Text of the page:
We have to remember, that Amazon is in the best possible position to sell their own books in their own store. For a self-published author it may be a strong reason to go with Amazon and not with any other publisher, especially for authors who enjoyed big sales in Kindle Store already and know the power of this ebookstore.
I’d like to stress one thing. Amazon, as a publishing house and a content distributor in one, know much more about author they don’t have a deal with, than any other publishing house. They know, for instance, that the self-published book is enjoying high and stable sales before other publishers will see it on top of the charts. What’s more, Amazon guys know the dynamics of the book’s sales. They can spot the good title, read it and offer a deal sooner than any other publisher.
David Lender, who was in the charts in March, April and May last year, signed the deal with Thomas & Mercer. The benefit for the author to go with Amazon’s imprint is that his books will be promoted much more heavily across the site. Recently, Lender’s Vaccine Nation has been offered as Kindle Daily Deal. There is also a banner announcing it as a hot new thriller.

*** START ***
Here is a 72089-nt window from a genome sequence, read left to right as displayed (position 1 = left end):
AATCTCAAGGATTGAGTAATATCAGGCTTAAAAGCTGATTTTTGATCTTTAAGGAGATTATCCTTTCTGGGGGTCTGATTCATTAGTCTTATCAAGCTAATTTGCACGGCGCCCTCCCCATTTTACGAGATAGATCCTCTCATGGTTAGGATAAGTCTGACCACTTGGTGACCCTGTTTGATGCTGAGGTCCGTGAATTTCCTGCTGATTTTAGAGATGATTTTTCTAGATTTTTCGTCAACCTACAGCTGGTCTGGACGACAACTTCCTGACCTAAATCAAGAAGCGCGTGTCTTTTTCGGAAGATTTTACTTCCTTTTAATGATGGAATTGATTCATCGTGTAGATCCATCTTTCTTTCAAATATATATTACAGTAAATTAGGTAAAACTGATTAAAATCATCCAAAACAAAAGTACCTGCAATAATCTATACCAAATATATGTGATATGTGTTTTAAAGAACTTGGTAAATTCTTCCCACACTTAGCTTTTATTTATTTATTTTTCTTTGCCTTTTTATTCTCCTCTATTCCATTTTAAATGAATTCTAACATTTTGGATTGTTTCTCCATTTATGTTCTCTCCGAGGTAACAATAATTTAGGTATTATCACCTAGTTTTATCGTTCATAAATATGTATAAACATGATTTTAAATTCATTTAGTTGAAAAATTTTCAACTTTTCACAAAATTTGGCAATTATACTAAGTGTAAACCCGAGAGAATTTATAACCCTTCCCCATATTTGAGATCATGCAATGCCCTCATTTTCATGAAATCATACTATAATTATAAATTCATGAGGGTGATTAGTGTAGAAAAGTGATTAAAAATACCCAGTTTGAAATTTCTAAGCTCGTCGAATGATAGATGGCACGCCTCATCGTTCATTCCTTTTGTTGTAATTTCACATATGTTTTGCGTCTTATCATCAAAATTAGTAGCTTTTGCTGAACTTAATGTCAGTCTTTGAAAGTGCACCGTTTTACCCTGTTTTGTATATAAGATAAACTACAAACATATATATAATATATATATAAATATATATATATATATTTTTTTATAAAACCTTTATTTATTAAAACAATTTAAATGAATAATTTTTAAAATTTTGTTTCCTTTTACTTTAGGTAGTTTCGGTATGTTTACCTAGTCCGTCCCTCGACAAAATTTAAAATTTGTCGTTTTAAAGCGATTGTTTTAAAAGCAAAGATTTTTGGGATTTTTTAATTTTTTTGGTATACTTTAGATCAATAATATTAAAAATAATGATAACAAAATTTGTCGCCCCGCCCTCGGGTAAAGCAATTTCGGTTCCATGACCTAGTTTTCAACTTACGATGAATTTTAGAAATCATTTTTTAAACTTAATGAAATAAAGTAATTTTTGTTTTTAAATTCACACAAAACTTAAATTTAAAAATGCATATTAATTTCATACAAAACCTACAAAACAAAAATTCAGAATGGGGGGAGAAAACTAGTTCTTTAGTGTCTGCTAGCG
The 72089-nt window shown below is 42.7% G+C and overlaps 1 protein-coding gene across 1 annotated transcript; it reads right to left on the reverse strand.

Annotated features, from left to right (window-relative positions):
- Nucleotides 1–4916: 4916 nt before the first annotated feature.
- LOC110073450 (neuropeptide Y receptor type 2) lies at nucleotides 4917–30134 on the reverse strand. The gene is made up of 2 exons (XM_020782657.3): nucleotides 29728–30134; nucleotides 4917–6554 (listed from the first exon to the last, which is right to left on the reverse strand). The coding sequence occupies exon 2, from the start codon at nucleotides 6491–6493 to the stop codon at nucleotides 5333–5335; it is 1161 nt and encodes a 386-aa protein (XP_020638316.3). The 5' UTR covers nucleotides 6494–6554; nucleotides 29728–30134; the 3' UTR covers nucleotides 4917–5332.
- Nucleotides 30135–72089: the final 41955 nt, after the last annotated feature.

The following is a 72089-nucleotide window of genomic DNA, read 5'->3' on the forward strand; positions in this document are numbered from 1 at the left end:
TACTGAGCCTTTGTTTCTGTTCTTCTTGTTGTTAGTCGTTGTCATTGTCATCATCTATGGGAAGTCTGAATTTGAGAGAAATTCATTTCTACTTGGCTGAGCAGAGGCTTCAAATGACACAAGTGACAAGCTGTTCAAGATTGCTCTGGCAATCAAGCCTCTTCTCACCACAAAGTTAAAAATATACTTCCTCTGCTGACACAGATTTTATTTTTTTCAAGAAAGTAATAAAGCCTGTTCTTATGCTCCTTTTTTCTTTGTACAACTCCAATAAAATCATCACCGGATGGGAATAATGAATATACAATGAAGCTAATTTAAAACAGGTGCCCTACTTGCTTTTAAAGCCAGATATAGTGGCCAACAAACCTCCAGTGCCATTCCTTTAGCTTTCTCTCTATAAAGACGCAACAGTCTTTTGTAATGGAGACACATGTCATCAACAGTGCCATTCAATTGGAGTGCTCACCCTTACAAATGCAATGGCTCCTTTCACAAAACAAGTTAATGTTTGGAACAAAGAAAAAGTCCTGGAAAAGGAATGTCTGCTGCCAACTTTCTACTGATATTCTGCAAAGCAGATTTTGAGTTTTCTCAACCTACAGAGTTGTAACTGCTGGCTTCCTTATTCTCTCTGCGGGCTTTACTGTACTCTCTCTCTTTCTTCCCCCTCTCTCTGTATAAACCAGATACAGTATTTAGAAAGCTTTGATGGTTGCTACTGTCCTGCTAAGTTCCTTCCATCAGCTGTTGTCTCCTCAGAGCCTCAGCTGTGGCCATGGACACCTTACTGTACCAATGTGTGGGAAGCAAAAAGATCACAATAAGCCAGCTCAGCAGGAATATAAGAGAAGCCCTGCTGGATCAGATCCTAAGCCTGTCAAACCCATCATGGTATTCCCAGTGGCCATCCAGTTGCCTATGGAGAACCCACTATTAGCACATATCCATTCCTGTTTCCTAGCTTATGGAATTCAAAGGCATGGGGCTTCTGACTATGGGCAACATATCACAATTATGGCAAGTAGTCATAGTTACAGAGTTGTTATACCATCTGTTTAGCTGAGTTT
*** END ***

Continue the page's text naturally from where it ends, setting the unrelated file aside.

Out of ten self-published authors who placed their books in Top 50, five were not on the list last month. It’s Kathleen Long, Marlen Suyapa Bodden, A.K. Alexander, Debra Webb, Debora Geary. They are highly visible in Kindle Indie Books – Kindle Store editors curate this place and it’s obvious that it’s one of Amazon’s imprints to be first to offer deals to the best authors.
What do you think – is it good to increase the price of the book? How does it affect sales and earnings? At my blog I wrote a post about the price strategy for international readers. If you’re an author who sells via Kindle Store US, your books can be bought in over 170 countries. This is a huge opportunity – and you still have flexibility in how you set up the price.
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Stay tuned. Next big thing I’m going to share is a comparison of prices and availability of books in major ebookstores: Kindle Store, Barnes & Noble, Kobo, Google eBookstore and iBooks Store.
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Self-published books in Kindle Top 100: January 2012 – Numbers
Data collected on February 3rd, 2012, from Kindle Store’s January Bestsellers Archive.
|Number of self-published books in Top 100:||19|
|Number of self-published books in Top 50:||10|
|Number of self-published books in Top 10:||3|
|Position of a highest ranked self-published book:||4|
|Number of self-published books priced $0.99:||12|
|Share of self-published books priced $0.99:||63%|
|Average price of a self-published book:||$1.78|
|Price of the most expensive self-published book:||$3.99|
Self-published books in Kindle Top 100: January 2012 – List
# – place in Top 100.
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Prime members can save up to $50 on select Kindle models, but there are also other – equally interesting – Kindle-related deals that all Amazon customers can get.